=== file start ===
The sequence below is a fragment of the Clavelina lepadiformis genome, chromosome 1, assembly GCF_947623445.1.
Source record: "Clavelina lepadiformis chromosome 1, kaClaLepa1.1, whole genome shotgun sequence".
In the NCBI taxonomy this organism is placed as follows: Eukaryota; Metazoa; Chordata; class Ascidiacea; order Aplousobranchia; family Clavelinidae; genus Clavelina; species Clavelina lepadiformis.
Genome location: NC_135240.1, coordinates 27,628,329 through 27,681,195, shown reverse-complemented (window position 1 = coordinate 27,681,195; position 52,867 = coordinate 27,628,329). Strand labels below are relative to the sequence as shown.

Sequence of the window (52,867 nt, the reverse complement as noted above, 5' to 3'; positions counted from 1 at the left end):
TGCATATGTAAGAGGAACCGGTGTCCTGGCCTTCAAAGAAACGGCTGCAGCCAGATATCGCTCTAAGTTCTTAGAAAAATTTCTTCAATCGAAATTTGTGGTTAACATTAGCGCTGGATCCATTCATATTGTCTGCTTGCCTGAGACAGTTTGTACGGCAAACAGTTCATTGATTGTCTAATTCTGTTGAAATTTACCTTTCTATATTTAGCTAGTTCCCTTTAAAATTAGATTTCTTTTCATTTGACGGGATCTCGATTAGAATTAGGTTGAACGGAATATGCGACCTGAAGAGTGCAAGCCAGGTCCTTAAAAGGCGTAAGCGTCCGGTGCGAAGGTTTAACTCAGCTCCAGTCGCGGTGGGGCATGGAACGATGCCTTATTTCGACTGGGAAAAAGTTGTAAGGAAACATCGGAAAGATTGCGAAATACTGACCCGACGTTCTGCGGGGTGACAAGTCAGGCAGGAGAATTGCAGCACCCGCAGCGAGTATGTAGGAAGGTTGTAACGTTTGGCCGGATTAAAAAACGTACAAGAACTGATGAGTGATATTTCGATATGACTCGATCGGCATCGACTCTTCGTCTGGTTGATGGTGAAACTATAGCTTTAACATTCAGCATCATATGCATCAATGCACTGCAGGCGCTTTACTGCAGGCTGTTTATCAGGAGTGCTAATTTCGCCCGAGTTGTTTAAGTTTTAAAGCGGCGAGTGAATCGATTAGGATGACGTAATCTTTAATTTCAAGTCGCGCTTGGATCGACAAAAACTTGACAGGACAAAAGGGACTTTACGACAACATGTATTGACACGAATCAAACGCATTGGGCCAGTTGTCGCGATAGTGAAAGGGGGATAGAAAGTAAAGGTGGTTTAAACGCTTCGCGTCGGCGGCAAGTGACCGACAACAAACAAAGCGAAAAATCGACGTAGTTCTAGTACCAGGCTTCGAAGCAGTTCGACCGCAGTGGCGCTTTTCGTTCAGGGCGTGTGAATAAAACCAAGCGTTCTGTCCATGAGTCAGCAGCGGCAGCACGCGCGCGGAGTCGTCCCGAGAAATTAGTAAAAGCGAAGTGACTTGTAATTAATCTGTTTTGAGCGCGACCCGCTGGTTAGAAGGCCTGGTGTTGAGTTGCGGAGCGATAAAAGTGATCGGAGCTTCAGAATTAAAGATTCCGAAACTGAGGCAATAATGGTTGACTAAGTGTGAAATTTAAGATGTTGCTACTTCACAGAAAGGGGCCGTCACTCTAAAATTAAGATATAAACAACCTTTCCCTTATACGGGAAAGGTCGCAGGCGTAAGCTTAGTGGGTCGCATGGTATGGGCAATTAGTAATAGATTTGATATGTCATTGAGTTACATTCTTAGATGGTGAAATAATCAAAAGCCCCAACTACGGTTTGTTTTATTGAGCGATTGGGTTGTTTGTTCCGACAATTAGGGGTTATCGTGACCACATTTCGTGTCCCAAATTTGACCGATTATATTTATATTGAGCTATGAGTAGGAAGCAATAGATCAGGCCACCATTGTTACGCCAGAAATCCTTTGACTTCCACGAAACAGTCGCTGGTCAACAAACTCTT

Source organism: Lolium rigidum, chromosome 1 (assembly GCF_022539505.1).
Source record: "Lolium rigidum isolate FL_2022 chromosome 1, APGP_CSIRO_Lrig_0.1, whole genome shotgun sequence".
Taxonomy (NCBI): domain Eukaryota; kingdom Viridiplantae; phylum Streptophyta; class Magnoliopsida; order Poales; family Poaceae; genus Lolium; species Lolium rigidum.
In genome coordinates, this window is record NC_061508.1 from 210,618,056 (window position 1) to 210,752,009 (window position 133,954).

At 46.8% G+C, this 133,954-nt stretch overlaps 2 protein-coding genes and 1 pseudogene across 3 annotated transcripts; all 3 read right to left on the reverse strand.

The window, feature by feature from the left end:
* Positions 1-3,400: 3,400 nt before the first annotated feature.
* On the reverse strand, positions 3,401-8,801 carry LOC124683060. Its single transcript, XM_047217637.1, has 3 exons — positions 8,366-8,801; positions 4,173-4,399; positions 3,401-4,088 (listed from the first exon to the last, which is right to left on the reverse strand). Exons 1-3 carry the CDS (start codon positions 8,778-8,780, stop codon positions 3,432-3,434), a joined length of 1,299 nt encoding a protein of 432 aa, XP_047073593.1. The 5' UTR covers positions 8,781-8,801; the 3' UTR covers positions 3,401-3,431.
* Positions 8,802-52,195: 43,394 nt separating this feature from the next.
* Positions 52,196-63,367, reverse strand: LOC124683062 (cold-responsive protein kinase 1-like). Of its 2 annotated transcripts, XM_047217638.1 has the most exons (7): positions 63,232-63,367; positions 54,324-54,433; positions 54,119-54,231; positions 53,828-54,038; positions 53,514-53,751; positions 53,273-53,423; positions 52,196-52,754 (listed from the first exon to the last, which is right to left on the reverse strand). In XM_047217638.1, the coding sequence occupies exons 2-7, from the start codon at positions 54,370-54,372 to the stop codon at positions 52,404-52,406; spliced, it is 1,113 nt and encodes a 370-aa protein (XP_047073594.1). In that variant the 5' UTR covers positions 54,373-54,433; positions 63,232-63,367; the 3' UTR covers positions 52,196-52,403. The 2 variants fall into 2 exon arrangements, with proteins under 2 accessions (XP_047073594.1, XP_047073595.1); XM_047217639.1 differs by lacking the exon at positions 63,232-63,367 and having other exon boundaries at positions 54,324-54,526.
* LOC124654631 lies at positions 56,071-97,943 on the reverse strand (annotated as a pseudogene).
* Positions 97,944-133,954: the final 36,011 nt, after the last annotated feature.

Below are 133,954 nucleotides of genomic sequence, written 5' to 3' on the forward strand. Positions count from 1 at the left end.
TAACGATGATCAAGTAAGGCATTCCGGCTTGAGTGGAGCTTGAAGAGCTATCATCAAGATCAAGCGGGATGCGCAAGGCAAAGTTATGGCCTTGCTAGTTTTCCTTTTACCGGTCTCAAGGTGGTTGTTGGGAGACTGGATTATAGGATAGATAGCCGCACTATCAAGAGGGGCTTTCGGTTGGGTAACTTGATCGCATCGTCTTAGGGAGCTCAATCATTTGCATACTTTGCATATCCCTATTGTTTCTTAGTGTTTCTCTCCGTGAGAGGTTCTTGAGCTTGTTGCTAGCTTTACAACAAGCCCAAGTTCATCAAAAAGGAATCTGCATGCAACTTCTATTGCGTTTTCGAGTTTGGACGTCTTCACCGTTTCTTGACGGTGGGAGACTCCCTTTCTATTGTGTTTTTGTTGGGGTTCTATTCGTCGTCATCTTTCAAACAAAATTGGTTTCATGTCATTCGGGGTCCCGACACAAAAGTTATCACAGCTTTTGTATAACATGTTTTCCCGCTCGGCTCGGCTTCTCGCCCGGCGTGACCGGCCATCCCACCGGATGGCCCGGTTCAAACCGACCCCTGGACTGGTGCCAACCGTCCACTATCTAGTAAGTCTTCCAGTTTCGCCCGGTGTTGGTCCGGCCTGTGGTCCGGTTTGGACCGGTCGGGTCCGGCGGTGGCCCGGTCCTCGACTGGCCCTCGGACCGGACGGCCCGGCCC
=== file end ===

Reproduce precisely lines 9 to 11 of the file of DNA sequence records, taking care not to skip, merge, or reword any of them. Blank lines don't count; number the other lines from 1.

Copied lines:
Taxonomy (NCBI): domain Eukaryota; kingdom Viridiplantae; phylum Streptophyta; class Magnoliopsida; order Poales; family Poaceae; genus Lolium; species Lolium rigidum.
In genome coordinates, this window is record NC_061508.1 from 210,618,056 (window position 1) to 210,752,009 (window position 133,954).

At 46.8% G+C, this 133,954-nt stretch overlaps 2 protein-coding genes and 1 pseudogene across 3 annotated transcripts; all 3 read right to left on the reverse strand.